Jiang, He, Chen, Larsen, and Wang evaluated how driving on a freeway through various sorts of urban environments influences driver experience. They found via 90-minute simulations of environments through which study participants “drove” at the legal speed limit (70–120 km/hour) that: “The summarized mental status measure is the average value of the seven measures of negative mental status (boredom, anger, frustration, tension, anxiety, avoidance, mental fatigue). . . . the tree-regularcondition evoked significantly lower levels of negative mental status than all other conditions.
Measuring sensations of safety
Research conducted at the University of Michigan indicates that people may decide to travel by car more frequently if they are using self-driving cars instead of human-piloted ones.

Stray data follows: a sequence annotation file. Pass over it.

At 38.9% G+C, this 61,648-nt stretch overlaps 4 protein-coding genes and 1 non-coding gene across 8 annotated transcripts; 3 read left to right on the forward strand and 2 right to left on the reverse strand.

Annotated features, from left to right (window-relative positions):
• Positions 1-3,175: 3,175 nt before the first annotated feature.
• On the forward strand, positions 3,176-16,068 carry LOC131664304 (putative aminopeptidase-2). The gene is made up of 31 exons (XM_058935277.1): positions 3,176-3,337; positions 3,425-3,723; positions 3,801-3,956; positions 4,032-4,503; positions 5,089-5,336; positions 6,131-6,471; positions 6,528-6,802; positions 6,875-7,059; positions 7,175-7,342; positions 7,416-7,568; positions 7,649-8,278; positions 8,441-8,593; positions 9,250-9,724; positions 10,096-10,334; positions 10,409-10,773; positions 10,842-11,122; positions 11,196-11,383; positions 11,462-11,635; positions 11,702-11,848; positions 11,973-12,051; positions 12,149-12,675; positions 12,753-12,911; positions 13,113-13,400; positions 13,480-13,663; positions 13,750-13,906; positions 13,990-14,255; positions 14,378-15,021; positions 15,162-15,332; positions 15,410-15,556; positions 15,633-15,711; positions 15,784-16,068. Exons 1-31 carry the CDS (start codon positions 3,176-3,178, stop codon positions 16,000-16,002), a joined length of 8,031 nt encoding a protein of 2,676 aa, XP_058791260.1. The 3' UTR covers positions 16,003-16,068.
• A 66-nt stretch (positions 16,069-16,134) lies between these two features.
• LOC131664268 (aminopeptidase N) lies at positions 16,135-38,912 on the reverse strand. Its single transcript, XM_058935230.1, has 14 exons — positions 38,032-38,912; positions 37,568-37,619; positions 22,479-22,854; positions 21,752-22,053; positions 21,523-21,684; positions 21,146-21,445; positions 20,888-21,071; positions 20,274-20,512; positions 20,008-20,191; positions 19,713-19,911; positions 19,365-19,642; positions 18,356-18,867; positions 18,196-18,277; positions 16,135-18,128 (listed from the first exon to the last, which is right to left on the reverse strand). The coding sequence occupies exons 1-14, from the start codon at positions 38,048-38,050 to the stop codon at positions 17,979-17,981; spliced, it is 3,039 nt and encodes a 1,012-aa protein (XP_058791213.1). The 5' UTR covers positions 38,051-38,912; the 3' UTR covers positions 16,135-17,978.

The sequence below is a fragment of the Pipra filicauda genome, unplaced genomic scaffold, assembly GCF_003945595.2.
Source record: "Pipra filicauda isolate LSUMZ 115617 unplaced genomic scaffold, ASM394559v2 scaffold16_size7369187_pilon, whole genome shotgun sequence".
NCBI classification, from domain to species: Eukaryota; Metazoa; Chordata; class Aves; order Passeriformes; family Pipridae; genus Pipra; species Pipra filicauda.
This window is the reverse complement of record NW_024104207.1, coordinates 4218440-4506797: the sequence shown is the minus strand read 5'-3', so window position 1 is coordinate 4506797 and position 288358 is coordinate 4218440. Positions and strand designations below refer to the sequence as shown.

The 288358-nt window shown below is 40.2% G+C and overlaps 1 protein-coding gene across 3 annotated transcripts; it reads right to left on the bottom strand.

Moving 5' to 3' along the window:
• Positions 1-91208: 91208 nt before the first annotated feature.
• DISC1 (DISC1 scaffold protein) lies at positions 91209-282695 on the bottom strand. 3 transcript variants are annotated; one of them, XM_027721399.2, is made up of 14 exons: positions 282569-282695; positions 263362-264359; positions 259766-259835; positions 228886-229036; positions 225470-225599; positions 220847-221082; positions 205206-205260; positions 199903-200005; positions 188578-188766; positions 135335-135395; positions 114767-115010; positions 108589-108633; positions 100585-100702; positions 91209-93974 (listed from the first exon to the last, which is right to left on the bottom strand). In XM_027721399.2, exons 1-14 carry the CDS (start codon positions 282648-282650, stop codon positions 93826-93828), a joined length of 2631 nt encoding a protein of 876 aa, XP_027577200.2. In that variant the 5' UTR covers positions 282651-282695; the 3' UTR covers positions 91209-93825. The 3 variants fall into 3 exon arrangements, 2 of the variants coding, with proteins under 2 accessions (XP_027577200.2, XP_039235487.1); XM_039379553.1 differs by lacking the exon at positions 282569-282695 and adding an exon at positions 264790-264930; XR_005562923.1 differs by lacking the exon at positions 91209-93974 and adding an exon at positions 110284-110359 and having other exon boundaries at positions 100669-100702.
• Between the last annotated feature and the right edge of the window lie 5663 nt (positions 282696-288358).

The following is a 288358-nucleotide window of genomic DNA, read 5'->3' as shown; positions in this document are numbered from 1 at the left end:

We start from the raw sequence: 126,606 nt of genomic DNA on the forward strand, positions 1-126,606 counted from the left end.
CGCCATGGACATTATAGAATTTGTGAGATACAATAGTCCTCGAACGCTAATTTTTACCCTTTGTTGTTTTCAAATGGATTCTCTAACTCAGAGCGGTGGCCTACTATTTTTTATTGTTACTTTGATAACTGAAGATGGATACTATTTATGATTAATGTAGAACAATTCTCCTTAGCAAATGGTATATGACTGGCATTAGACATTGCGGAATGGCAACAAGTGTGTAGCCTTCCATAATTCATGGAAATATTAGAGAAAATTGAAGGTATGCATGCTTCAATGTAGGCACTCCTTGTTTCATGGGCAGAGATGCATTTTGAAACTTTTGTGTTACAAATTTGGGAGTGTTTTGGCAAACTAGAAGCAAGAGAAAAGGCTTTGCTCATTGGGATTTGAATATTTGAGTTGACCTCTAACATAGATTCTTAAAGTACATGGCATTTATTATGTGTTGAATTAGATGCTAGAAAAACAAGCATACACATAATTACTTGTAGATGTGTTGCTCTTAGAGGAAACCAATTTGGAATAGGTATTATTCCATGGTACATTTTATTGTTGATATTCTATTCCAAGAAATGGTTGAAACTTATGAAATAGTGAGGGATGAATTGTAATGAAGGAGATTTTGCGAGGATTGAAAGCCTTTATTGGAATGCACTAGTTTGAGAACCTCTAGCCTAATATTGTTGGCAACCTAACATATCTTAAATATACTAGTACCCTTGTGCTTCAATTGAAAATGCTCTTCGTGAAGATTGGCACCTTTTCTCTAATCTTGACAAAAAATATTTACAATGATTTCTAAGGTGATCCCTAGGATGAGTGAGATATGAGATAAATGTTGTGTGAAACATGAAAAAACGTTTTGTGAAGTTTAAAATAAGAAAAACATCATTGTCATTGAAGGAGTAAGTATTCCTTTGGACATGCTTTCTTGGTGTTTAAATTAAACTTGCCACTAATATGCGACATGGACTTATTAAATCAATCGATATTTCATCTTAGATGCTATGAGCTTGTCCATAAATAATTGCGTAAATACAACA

Research indicates that as lighting levels decrease, people drive more quickly.
Beck and teammates investigated how close cars are to bicycles being passed and their findings have implications for the design of not only roadways but also generally, for hallways within buildings, for example.
Hellinga, Mehta, and Mehran investigated how the experiences of bikers differ when there are and are not bike lanes for them to travel in.
Sullivan and Livingston report on the potential influence that roadway roundabouts (also known as rotaries) can have on society.
Bogard carefully details, in The Ground Beneath Us, how the dirt under our feet affects our lives.
Kotabe, Kardan, and Berman studied how the appeal of viewed nature is influenced by the disorder present in it.
Kuper conducted an extensive study of preference for different landscapes using color photographs of outdoor areas in New York and Pennsylvania.